Wednesday, April 25, 2007

Fat workers cost employers more money due to injury?? NOT

The latest little anti obesity fluff from abcnews, claims that
>>>>Overweight workers cost their bosses more in injury claims than their lean colleagues, suggests a study that found the heaviest employees had twice the rate of workers' compensation claims as their fit co-workers. Overweight workers were more likely to have claims involving injuries to the back, wrist, arm, neck, shoulder, hip, knee and foot than other employees. The findings were based on eight years of data from 11,728 people employed by Duke and its health system. Researchers found that workers with higher body mass indexes, or BMIs, had higher rates of workers' compensation claims.

ABC news - overweight employees cost more

What they failed to tell the reader was that they only looked at 15.8 percent of Duke HC employees... those who had filled out an online survey about health and injuries and that most of those who filled out the survey were not only minority but also those in labor intensive jobs where on the job injuries tend to be higher in people of all sizes. And of course, self reported data is notoriously inaccurate.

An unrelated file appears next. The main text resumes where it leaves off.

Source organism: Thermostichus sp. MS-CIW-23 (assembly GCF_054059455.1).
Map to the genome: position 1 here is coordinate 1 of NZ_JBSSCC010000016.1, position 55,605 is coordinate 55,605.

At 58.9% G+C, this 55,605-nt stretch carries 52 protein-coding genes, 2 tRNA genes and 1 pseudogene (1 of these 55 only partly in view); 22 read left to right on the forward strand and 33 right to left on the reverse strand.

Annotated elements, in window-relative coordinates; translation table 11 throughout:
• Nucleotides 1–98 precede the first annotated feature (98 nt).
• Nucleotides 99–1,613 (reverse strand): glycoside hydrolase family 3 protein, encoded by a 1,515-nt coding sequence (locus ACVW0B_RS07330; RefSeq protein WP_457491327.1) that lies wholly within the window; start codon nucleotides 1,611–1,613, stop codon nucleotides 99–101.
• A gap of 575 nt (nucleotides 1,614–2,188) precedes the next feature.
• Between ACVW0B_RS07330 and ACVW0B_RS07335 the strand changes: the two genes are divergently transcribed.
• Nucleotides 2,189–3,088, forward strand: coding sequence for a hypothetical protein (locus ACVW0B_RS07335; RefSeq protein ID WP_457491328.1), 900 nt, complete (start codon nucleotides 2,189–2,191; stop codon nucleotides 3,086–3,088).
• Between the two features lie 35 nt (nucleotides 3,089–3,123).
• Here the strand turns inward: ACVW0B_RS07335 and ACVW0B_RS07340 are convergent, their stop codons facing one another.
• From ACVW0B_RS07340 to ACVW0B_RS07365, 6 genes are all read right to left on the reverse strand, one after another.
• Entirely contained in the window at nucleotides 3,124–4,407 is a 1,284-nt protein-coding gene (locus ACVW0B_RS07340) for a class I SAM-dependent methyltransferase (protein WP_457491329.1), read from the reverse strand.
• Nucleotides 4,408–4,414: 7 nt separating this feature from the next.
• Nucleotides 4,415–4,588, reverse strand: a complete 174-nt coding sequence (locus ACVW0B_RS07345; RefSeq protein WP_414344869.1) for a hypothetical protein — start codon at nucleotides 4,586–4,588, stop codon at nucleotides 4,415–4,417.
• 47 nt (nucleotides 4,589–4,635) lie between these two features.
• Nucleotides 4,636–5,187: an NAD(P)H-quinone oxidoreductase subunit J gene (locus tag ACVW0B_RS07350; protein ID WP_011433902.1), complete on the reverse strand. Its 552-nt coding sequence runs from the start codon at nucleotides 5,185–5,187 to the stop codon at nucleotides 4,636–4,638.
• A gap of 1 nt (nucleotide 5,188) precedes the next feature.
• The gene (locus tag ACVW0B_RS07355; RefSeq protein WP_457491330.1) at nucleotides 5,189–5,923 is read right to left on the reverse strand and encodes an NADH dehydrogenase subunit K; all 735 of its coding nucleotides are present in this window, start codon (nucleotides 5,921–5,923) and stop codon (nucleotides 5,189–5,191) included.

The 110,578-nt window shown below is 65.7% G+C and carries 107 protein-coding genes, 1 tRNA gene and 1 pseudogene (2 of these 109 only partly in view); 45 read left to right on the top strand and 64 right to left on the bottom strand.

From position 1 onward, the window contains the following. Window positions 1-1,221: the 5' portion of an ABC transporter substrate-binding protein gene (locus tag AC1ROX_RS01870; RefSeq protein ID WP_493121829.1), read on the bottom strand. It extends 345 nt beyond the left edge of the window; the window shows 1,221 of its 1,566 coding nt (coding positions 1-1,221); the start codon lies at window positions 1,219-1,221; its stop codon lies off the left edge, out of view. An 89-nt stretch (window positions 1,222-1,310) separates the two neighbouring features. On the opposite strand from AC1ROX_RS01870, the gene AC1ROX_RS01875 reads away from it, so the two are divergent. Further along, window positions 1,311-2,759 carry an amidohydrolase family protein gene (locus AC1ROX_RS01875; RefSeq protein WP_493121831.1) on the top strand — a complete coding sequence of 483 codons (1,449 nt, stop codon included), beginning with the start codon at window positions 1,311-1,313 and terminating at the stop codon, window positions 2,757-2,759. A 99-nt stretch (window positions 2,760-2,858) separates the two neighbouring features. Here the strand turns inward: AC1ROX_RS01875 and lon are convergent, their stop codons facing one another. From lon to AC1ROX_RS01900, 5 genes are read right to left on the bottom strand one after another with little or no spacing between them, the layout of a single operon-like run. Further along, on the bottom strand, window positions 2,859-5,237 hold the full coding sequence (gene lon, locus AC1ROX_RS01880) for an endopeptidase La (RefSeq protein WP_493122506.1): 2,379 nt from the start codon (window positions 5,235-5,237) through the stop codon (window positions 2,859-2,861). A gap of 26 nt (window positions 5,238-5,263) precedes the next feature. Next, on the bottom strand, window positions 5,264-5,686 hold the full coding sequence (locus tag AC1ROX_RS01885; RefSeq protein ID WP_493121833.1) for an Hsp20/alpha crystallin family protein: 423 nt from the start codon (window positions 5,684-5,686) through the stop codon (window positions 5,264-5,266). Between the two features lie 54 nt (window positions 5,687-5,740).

The following blog (by an RN, BSN) explains it all very well - why the study is totally flawed and the results, inconclusive:


1 comment:

fatfu said...

What really boters me up about this study is that -- aside from whether the numbers are accurate for that particular data point or not -- it's really unethical to single out a group of people sharing a single characteristic in this way to begin with. Let alone put out a press release on it.

Basically if you were so inclined, you can trawl the data on any human trait and find an infinite number of statistics where that group in the aggregate will perform "below average." You can put out press releases proclaiming "this group is too expensive!" every time you find a damning data point. You can ignore articles that find positive information. You can make a campaign out of it. That's what's being done with fat.

The problem is, true or not, how is the individual supposed to defend themselves against aggregate data like this? Fat people may or may not have a few extra Worker's Comp claims per 100,000. But I'VE never filed one. I've never been injured. Considering the type of work I do, it's doubtful I ever will.

And yet I can still expect to be discriminated against on the basis of this. Because there really are few legal protections for's not clearly a disability legally, nor is it a protected minority group. Even though it's obviously a physical trait, and by every study that's ever been done one that is rarely changed by "choice," it's still treated as if it's a behavior. And therefore it's without any kind of reasonable protection against this type of statistical recklessness on the part of the American Medical Association.